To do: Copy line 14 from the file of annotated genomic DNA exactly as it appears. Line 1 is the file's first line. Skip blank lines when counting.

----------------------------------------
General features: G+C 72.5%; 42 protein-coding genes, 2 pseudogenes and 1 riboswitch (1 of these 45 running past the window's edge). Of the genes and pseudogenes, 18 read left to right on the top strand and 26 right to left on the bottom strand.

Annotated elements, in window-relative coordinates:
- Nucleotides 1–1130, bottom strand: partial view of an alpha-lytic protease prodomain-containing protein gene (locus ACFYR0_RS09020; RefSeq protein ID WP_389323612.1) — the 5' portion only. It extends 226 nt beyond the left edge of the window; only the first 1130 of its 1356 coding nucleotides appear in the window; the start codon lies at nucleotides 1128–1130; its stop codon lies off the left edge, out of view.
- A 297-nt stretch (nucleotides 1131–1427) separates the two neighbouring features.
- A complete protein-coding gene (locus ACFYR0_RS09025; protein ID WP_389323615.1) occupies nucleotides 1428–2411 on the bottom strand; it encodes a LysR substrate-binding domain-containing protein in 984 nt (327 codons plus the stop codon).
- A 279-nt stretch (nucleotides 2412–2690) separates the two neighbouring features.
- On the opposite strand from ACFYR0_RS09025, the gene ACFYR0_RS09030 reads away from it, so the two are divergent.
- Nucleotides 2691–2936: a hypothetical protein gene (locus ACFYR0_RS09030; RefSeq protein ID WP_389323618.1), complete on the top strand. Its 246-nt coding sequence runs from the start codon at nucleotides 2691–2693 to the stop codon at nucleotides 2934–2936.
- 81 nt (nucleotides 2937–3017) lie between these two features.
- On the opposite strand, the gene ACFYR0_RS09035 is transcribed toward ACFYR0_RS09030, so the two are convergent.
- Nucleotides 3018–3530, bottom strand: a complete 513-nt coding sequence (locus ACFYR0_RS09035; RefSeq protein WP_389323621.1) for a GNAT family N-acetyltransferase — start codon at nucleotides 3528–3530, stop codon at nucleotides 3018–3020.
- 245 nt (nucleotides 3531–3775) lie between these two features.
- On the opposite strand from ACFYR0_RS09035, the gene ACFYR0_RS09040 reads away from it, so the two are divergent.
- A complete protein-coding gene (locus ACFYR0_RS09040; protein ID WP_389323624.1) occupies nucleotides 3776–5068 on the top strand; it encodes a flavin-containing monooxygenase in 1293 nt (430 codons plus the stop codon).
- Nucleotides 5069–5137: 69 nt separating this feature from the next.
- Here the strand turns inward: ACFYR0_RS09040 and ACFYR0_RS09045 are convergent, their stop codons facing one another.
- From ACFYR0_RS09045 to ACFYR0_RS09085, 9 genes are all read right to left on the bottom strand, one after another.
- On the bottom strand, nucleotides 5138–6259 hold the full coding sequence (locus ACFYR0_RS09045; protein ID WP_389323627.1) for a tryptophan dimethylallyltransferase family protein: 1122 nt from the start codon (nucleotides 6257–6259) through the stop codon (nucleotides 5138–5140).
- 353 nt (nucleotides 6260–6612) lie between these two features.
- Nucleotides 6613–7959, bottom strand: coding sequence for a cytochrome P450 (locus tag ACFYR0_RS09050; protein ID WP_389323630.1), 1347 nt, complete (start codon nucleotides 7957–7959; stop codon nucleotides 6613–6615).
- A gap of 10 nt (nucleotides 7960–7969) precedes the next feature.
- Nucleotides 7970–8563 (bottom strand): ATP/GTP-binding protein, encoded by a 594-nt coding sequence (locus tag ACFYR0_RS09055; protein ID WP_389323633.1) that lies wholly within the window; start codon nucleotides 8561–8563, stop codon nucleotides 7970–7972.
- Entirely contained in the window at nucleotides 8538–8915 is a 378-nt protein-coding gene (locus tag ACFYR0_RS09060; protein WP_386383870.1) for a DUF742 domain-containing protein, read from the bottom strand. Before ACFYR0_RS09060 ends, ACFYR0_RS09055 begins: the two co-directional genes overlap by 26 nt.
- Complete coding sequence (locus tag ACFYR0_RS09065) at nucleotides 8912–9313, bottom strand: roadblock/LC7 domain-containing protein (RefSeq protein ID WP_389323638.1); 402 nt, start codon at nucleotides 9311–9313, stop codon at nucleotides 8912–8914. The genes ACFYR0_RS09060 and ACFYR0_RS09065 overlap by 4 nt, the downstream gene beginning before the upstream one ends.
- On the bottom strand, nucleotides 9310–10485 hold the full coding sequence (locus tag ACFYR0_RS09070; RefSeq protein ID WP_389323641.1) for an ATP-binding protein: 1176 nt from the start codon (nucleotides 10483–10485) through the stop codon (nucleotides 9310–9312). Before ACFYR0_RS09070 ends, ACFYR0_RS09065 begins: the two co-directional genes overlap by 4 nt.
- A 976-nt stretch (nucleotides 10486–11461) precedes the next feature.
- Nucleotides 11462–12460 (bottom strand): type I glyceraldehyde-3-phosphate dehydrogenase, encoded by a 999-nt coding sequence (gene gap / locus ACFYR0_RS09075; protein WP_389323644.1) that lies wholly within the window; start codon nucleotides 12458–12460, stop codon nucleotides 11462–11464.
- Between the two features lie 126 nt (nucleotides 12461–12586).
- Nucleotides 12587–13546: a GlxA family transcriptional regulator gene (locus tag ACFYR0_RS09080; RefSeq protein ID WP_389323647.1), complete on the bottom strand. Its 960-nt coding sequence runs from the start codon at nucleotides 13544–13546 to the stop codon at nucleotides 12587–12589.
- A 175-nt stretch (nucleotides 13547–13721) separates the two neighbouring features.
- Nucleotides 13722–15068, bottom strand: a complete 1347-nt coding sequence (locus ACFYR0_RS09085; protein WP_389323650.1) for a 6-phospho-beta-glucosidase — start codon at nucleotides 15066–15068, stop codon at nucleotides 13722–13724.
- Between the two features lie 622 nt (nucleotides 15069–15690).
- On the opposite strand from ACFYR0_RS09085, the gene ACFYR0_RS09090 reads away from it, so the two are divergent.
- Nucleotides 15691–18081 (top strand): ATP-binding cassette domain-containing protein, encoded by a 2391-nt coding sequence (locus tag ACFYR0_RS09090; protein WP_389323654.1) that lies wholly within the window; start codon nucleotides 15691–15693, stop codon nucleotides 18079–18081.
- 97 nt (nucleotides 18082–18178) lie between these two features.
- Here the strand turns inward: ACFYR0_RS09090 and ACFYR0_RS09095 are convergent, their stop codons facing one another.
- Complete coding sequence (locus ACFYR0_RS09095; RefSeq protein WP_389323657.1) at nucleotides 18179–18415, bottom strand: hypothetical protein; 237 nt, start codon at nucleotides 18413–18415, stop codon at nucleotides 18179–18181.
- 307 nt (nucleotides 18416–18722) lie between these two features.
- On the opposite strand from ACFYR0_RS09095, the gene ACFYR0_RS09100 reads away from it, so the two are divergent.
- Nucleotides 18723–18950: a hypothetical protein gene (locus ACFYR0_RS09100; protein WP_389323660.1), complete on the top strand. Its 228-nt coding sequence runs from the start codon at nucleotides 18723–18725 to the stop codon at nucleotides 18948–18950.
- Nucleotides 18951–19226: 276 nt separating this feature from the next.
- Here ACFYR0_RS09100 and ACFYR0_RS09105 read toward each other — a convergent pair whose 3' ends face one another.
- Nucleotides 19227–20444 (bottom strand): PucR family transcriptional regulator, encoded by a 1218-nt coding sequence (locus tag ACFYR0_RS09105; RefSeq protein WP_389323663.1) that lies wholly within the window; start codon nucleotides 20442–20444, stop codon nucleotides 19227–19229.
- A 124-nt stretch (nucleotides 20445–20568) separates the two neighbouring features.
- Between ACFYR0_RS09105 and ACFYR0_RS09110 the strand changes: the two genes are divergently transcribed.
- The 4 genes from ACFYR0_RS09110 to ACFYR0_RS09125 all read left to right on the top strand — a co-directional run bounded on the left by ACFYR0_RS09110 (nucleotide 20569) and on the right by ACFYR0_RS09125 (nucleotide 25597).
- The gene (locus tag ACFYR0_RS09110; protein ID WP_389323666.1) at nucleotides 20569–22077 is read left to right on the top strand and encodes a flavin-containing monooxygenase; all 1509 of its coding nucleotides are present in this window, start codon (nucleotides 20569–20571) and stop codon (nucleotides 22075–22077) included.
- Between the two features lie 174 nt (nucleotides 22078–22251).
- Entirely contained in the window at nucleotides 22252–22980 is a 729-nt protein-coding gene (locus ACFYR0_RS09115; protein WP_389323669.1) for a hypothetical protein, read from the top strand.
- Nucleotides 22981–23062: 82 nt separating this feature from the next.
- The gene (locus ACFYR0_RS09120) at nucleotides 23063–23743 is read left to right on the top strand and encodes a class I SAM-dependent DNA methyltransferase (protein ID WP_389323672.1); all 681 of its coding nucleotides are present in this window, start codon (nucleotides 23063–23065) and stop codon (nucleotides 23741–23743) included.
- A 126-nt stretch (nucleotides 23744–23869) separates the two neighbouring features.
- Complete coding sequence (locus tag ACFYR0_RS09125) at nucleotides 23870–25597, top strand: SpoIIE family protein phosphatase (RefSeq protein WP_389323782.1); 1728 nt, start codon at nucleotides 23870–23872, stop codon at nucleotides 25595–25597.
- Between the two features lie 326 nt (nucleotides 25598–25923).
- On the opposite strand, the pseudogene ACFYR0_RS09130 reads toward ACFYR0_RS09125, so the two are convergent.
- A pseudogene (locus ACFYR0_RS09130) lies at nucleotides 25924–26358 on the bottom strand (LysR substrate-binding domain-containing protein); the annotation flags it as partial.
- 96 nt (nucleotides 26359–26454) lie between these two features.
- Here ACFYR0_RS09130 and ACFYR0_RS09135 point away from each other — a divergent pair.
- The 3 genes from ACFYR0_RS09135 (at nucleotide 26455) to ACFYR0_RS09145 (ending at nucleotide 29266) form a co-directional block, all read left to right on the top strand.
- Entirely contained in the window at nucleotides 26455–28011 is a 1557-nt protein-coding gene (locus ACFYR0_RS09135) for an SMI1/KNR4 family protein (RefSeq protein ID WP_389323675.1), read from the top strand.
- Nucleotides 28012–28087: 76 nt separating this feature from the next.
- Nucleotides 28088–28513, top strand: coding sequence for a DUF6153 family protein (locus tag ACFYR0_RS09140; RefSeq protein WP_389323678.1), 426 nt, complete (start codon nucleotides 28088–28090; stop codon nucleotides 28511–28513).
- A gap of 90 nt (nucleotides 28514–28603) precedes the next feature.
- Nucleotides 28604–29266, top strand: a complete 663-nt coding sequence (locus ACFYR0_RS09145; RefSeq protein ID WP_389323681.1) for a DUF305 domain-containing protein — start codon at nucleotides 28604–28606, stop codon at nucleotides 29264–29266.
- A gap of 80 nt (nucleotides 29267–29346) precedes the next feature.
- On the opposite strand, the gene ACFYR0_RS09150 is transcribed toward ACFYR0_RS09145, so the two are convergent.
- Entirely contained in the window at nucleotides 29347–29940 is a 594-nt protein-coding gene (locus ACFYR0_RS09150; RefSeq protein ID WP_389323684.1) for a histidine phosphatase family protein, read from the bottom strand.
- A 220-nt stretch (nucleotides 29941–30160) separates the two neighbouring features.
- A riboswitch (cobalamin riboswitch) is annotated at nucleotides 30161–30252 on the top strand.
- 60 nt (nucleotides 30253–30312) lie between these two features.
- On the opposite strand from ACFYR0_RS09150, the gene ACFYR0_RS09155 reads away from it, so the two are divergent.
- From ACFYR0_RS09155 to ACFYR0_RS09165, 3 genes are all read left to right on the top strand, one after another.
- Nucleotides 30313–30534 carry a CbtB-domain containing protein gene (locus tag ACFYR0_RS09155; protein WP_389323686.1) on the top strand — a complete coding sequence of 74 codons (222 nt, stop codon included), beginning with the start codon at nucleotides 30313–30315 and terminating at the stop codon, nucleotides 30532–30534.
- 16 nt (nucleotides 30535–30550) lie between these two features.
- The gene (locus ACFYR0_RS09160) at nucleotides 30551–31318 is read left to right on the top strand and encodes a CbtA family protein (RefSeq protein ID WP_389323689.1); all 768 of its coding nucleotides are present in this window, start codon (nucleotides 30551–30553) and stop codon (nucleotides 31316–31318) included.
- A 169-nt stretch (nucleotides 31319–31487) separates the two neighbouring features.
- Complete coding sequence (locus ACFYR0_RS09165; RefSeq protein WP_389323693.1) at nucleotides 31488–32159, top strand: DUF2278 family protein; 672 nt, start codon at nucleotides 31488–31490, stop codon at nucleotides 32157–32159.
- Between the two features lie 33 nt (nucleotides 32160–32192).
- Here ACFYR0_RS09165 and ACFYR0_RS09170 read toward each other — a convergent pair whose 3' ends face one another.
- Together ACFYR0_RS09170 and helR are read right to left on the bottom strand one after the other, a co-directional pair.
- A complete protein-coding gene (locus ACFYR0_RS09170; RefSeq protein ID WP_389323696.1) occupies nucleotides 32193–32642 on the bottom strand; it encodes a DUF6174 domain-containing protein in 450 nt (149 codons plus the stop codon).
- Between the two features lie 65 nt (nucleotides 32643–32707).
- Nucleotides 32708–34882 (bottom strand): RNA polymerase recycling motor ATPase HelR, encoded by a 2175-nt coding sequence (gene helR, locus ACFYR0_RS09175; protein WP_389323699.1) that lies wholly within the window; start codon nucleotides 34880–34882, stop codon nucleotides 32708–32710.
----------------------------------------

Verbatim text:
- A complete protein-coding gene (locus ACFYR0_RS09040; protein ID WP_389323624.1) occupies nucleotides 3776–5068 on the top strand; it encodes a flavin-containing monooxygenase in 1293 nt (430 codons plus the stop codon).